Bariatric Surgery in the Elderly Is Associated with Similar Surgical Risks and Significant Long-Term Health Benefits
- Additional Document Info
- View All
PURPOSE: Older age (> 60) has been considered a relative contraindication for bariatric surgery due to increased complication risk. This study examined the risks and benefits of bariatric surgery for patients older than 60 years in Canadian population. METHODS: This was a retrospective cohort study of the Ontario Bariatric Registry: a database recording peri-operative and post-operative outcomes of publicly funded bariatric surgeries across the province. Patients who completed 1 year follow-up, who underwent laparoscopic gastric bypass (LRYGB) or laparoscopic sleeve gastrectomy (LSG) between January 2010 and May 2013, were divided into older (> 60) and younger (> 60) cohorts, and outcomes were compared. RESULTS: Between January 2010 and May 2013, 3166 registry patients underwent LRYGB or LSG and completed 1-year follow-up. Of these, 204 (6.5%) were older than 60 years, with 175 (85.8%) undergoing LRYGB and 29 (14.2%) LSG. Demographics were similar, except for a higher number of males in the older group (59 (28.9%) versus 452 (15.3%) (p < 0.001)). No significant difference in complication rate was noted (15% for younger cohort versus 13.8% (p = 0.889)). The average percentage of excess weight loss was significantly higher in the younger population (60.72% versus 56.25% (p < 0.05)) overall, however not significantly in the LSG group. Reduction in medication use post-surgery for management of co-morbidities was significantly higher in the older patients (- 0.91 versus - 2.03 (p < 0.001)). CONCLUSION: The older cohort who underwent LRYGB or LSG was at no greater risk for intra-operative and post-operative complications and showed greater reduction in medication use post-surgery when compared to the younger cohort.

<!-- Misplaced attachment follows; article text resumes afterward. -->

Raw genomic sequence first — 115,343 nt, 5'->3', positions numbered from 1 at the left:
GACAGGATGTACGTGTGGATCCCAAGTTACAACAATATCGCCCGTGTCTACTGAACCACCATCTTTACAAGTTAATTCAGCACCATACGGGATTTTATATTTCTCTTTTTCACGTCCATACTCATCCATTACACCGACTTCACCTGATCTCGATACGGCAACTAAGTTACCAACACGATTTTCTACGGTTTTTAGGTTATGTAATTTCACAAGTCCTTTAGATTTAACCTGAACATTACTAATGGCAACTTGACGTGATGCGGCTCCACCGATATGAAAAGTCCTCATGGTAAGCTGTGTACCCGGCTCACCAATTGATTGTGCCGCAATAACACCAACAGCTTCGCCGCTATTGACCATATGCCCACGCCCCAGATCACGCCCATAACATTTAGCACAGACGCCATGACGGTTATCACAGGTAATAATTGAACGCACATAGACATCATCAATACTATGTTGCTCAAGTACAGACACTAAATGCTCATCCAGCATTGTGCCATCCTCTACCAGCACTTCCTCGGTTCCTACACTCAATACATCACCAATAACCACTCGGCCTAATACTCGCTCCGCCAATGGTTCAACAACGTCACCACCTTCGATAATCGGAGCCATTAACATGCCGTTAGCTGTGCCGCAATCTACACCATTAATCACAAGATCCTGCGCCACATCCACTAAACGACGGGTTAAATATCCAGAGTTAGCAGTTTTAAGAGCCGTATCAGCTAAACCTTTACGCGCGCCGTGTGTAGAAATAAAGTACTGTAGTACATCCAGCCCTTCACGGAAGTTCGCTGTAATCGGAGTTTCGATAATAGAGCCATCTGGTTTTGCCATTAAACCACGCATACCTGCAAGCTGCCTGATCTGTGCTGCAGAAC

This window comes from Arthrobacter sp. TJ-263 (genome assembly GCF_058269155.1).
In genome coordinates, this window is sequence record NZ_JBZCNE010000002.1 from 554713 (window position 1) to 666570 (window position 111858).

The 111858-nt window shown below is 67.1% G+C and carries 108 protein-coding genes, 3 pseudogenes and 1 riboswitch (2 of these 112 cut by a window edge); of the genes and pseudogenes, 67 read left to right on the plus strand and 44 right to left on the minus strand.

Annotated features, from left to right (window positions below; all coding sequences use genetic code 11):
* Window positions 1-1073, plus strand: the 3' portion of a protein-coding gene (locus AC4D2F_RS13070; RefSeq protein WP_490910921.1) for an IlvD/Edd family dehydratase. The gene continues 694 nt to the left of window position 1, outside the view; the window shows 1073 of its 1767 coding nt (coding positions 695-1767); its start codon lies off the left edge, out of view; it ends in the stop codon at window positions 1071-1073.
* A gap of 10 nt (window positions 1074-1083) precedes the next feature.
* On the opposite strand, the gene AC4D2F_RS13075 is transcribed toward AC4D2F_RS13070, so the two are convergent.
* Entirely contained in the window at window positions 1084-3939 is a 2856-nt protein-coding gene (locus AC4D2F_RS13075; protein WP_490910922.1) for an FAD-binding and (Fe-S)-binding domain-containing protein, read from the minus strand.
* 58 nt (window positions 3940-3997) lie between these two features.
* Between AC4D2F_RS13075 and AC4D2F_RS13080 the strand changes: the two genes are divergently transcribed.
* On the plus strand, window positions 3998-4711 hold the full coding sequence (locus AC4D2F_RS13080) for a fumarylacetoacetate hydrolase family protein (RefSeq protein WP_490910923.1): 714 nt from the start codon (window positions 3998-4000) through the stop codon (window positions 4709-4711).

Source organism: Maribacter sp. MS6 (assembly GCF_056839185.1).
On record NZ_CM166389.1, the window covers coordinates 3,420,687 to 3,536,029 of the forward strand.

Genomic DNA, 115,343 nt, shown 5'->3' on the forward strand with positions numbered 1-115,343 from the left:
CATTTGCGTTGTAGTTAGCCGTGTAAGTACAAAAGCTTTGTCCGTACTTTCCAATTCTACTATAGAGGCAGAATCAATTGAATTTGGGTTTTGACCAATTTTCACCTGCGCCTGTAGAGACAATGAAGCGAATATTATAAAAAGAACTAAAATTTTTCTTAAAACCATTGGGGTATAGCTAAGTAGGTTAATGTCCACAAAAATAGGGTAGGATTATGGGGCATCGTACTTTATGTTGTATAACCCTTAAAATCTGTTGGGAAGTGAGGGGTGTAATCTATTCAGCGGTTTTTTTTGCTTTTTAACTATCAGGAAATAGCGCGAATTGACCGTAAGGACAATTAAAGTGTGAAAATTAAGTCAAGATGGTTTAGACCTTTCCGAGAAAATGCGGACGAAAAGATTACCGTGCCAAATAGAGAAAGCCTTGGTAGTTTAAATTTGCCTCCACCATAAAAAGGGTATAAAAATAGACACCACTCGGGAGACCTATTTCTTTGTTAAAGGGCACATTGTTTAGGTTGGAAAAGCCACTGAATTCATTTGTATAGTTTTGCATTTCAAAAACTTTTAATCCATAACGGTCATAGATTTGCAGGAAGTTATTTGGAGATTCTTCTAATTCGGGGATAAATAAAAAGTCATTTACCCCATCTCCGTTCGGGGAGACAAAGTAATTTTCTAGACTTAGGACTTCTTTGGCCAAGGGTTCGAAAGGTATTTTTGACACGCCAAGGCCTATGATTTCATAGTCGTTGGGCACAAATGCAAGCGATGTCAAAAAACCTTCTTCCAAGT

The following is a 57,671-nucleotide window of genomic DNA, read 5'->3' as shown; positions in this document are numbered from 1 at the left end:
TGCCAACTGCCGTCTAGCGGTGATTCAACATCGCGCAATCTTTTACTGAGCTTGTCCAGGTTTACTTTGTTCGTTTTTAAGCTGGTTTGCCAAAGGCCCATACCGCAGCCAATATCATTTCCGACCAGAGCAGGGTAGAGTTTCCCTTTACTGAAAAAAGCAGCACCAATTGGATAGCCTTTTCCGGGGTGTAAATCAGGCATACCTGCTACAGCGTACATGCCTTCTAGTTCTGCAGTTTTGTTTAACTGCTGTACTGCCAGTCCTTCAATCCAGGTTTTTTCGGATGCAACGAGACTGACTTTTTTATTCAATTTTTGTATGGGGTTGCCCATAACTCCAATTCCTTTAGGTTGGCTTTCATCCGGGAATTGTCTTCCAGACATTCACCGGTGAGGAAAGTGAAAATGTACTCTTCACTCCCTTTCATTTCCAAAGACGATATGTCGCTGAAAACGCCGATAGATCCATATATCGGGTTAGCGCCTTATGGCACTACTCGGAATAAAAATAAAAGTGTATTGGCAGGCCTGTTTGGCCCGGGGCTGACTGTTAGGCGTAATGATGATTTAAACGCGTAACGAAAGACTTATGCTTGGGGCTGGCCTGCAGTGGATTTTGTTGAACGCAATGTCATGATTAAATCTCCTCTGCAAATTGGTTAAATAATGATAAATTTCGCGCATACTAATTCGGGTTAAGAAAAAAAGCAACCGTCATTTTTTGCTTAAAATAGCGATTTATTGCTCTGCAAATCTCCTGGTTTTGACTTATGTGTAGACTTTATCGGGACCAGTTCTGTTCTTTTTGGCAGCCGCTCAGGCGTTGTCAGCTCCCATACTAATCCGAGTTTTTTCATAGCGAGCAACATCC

has subject area